COVID Vaccine Passports Announced by Israel in World First

Israel will be the first country to issue a "green passport" to residents who have received the COVID-19 vaccine. The passport will lift some restrictions, including mandatory quarantine following exposure to an infected person, and offer access to cultural events and restaurants, according to Israel's Ministry of Health.

A green passport will be issued by the ministry two weeks after the second of the required two vaccine shots is received by the individual.

"This passport will show that a person is vaccinated and will give a number of advantages such as not needing to quarantine, entry to all kinds of culture events, restaurants, and so on," the Ministry of Health's Director-General Chezy Levy told Israel's Channel 12.

The green passport would allow residents to travel abroad without having to be tested for the virus, as currently required, Israeli Minister of Health Yuli Edelstein said.

He explained the green passports are not aimed at offering benefits to those who get vaccinated, but that "those who are no longer in danger of being ill with the coronavirus can do things that others who are still in danger of the virus can't do."

The first inoculations could take place from this Sunday, according to local media reports.

The first vaccinations were initially expected to be administered from December 27 but the date has been brought forward, Israeli Prime Minister Benjamin Netanyahu and other senior officials managing the country's COVID-19 response said Sunday.

Last Wednesday, Israel received its first shipment of Pfizer's COVID-19 vaccine. It was expected the country would have enough to inoculate about a quarter of the population by the end of the year.

The country is prepared to vaccinate 60,000 of its nine million citizens per day, Netanyahu said in a televised address last Wednesday.

According to polls, around 50 to 75 percent of Israelis say they plan to refuse to receive the COVID-19 vaccine due to safety concerns.

Netanyahu confirmed he will be the first to be inoculated.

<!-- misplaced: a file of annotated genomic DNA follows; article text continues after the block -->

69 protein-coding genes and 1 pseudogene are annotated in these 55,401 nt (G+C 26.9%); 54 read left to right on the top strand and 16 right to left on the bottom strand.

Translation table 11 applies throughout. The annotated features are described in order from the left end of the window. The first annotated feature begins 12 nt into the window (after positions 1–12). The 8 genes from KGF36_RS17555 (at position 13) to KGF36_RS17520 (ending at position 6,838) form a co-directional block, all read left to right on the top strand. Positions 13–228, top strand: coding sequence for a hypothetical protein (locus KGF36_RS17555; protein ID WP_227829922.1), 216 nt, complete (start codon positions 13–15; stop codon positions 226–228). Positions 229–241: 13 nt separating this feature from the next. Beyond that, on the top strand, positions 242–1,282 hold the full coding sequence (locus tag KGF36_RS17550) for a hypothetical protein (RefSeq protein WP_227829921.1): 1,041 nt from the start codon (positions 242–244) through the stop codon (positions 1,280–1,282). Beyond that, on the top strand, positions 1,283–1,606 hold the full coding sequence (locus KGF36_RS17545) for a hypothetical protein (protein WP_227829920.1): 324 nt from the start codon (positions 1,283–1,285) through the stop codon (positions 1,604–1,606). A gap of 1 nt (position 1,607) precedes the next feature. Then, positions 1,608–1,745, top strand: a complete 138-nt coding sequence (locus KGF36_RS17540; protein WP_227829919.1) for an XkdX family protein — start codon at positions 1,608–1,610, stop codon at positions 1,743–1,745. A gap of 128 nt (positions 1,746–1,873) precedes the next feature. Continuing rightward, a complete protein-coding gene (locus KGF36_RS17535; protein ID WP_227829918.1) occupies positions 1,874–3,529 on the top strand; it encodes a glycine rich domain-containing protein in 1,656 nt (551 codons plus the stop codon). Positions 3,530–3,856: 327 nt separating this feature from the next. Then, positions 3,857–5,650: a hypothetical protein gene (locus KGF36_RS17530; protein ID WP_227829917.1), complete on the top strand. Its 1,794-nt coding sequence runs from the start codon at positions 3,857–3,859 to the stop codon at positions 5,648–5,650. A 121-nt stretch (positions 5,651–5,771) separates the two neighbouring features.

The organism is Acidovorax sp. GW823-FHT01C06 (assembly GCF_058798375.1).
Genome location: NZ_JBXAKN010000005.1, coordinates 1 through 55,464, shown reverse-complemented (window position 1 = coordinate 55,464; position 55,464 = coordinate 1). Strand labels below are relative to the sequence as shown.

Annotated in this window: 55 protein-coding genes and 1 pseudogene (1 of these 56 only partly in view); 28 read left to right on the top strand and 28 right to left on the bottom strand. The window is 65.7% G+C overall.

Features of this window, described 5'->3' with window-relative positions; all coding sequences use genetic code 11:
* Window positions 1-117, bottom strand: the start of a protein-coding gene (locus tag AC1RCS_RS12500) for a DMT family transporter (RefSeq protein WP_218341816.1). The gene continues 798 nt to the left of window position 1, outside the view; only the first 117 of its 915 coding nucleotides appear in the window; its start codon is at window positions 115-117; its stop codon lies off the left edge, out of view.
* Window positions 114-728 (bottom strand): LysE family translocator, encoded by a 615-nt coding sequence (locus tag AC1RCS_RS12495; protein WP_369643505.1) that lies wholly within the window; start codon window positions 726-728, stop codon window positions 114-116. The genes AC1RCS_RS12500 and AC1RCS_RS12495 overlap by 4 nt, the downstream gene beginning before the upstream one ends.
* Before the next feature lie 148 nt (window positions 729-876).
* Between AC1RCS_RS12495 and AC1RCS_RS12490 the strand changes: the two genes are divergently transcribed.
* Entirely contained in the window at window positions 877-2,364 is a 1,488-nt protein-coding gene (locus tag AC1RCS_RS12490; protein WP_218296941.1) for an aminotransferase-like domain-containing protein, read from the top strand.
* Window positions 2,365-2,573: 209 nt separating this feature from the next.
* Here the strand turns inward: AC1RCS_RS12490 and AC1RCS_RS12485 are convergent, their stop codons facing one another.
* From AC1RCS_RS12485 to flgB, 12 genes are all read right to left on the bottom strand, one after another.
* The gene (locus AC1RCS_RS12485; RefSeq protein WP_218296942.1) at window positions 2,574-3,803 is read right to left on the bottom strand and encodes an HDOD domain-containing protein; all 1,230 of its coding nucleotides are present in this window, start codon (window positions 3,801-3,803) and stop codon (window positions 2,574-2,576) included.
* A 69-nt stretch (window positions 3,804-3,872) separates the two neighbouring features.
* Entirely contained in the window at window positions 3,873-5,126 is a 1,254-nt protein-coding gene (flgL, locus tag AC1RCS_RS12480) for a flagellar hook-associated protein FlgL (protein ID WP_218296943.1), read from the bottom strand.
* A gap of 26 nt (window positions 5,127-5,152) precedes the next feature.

"The risks in not taking the vaccine are far greater than the risks in taking it, and that's why I'll get vaccinated first and I expect everyone to get vaccinated," the prime minister told Israel's Channel 20 on Sunday.

The latest announcement comes as total confirmed cases in Israel approach 358,000, with 3,003 reported deaths, according to Johns Hopkins University.

Weekly new cases in Israel peaked in the week commencing September 21 and flattened out from late October, according to the latest report Monday from the World Health Organization (WHO).

While Israel is the first country to issue a vaccine passport, several countries (including the U.K., Estonia, Italy and Chile) are considering the introduction of immunity passports, which would indicate the level immunity a person has to COVID-19 through the detection of antibodies.

As early as April, WHO published guidance regarding immunity passports, noting: "Some governments have suggested that the detection of antibodies to the SARS-CoV-2, the virus that causes COVID-19, could serve as the basis for an 'immunity passport' or 'risk-free certificate' that would enable individuals to travel or to return to work assuming that they are protected against re-infection.

"There is currently no evidence that people who have recovered from COVID-19 and have antibodies are protected from a second infection," WHO warned.

COVID-19 testing site in Tel Aviv, Israel
A medical worker taking a swab from a woman at a walk-in COVID-19 testing station in Tel Aviv, Israel on December 10. Israel will be the world's first country a “green passport” to residents who receive the COVID-19 vaccine. Jack Guez/AFP via Getty Images

The wider picture

The novel coronavirus has infected more than 72.3 million people, including over 16.2 million in the U.S., since it was first reported in Wuhan, China.

More than 1.6 million people have died worldwide and over 47.3 million have recovered as of Monday, according to John Hopkins University.

The graphic below, provided by Statista, shows the countries with the highest COVID-19 death tolls.

Global COVID Death Tolls
The total number of Covid-19 deaths in the countries with the highest death tolls as of December 13, 2020, as graphed by Statista. Statista

The graphic below, provided by Statista, shows countries with the most COVID-19 cases.

COVID-19 cases across the globe